At the invitation of Dr. Jan-Leen Kloosterman of the Delft University of Technology (Technische Universiteit Delft, TU Delft) I attended a symposium on thorium in molten-salt reactors held on April 17, 2015.
Other participants included David LeBlanc of Terrestrial Energy and Leslie Dewan of Transatomic Power.
My objective was to make the case that the thorium fuel cycle, integrated with the molten-salt reactor, represented the best path forward for humanity’s energy future. I began with a review of the dates of Glenn Seaborg’s pioneering work on thorium as well as the early technological achievements at Oak Ridge National Laboratory. I stated my opinion that political mistakes and poor information exchange led to the cancellation of molten-salt reactor work, but that key questions about materials compatibility were answered satisfactorily during that time to have allowed work to go forward. Materials were not the reason that work was cancelled.
I also asserted that nuclear safety has only grown in importance since the 1970s and that emphasis on safety will continue to favor the development of molten-salt reactors; that they offer the best confluence of safety, performance, and technological readiness of any known reactor technology.
I then went through the now-standard introduction of thorium, its composition and abundance, and the manner in which it is utilized for fission by absorption of a neutron to form uranium-233. I described how both uranium-238 and thorium-232 could absorb neutrons to form fissile nuclides, but that only uranium-233 from thorium produced sufficient neutrons in thermal fission to continue the conversion reactions.
But then I described things from a different perspective. Assuming that molten-salt reactor technology was used for any of the three feasible approaches to fuel utilization, I described their relative merits versus one another.
If a molten-salt reactor was built that was meant to be fueled by low-enrichment uranium, such as the IMSR being designed by Terrestrial Energy, then a world powered by such a reactor will require much more uranium mining and enrichment capabilities. It will bear a strong resemblance to the uranium use of today’s reactors, and the issue of the spread of uranium enrichment technology will continue to be a concern.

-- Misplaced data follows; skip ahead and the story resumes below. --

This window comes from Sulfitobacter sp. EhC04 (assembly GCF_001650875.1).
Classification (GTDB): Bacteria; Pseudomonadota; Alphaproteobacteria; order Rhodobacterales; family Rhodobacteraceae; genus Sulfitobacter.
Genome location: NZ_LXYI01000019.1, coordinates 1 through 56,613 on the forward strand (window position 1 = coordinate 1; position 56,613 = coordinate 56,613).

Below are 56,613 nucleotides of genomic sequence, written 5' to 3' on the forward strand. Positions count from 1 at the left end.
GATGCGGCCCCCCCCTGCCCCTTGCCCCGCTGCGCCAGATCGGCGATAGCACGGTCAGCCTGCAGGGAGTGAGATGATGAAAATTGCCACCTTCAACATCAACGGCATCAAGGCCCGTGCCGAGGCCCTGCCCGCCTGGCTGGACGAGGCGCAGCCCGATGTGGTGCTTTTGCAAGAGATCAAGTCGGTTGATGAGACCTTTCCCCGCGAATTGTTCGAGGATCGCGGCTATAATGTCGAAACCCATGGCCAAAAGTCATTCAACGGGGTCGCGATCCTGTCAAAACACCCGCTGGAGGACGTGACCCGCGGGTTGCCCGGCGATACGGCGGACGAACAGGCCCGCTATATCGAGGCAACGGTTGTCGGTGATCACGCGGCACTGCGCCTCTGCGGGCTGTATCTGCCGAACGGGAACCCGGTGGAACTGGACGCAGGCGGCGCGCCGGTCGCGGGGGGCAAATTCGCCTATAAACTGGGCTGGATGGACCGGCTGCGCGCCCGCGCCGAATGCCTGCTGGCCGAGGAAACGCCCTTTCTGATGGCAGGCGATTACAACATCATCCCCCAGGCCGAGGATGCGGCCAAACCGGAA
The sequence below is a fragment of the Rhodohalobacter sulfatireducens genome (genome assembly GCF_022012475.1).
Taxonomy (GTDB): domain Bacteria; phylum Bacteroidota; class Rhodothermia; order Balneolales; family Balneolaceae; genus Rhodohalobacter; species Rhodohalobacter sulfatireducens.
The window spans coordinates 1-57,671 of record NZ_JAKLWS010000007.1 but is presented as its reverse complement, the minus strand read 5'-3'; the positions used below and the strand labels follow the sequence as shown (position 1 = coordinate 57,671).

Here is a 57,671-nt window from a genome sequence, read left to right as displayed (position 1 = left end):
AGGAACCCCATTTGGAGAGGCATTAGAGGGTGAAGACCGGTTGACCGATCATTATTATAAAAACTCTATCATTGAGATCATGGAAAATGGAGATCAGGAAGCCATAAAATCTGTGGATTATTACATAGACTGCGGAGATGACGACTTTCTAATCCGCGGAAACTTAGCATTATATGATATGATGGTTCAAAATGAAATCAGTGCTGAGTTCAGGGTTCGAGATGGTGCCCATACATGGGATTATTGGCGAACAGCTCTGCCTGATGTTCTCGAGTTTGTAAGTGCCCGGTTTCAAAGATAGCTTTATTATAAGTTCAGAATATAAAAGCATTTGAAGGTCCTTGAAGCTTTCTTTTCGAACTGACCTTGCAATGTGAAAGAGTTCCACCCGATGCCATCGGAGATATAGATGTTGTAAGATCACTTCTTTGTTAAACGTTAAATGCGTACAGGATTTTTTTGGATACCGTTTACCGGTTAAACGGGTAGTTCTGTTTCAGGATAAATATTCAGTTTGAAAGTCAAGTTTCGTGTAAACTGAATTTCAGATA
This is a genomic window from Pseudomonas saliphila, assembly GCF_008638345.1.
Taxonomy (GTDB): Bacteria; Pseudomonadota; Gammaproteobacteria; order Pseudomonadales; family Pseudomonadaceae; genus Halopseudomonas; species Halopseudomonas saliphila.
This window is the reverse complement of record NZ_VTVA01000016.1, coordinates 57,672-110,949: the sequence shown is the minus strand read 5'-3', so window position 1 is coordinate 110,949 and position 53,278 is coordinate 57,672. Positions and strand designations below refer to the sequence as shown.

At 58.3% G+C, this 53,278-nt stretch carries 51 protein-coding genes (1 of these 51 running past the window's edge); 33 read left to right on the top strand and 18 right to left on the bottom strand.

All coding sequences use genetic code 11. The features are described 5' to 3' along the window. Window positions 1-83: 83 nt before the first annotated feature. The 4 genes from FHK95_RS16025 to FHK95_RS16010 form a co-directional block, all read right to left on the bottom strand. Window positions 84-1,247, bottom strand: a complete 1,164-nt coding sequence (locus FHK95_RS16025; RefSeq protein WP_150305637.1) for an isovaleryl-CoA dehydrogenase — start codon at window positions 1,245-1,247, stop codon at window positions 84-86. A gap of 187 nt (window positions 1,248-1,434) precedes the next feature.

Another option would be to have a fast-spectrum molten-salt reactor, perhaps using a chloride salt, that was meant to implement the uranium-plutonium fuel cycle. Such a reactor would not require uranium mining due to the large inventories of depleted uranium remaining from many decades of uranium enrichment. It would have the potential for a significant breeding ratio, but it would have the largest fissile inventory of any of the fuel cycle options. This could be a concern.
The best approach, I put forth, was to utilize the thorium fuel cycle in a thermal-spectrum MSR like the LFTR design. It would also require no uranium or thorium mining, due to the recovery of thorium from rare-earth mining. It would have the minimum inventory of fissile material and that fissile material would all consist of uranium-233.
I advised the assembled group that we should “choose our fissile currency of the future wisely”, since both uranium enrichment and plutonium generation and extraction are paths that have been weaponized. Uranium-233 was not weaponized because of the unavoidable contamination of the fissile material by uranium-232, and this would render the material unattractive to a nation-state, which would choose the simpler path of uranium or plutonium, or a subnational group, which could never undertake a program of testing and development.
Plutonium or thorium? Plutonium could never be isotopically diluted like uranium-233 could in the event of an emergency, and only the thorium-uranium-233 cycle avoided the production of plutonium in the first place. I asserted that uranium-233 represented the safer approach since uranium-233 was never weaponized like plutonium was.
I then described the LFTR technology, the conceptual design, and the technology challenges that lay ahead. I expressed my confidence that we will be able to find acceptable solutions of the residual challenges of MSR technology and that we will be able to realize its tremendous advantages.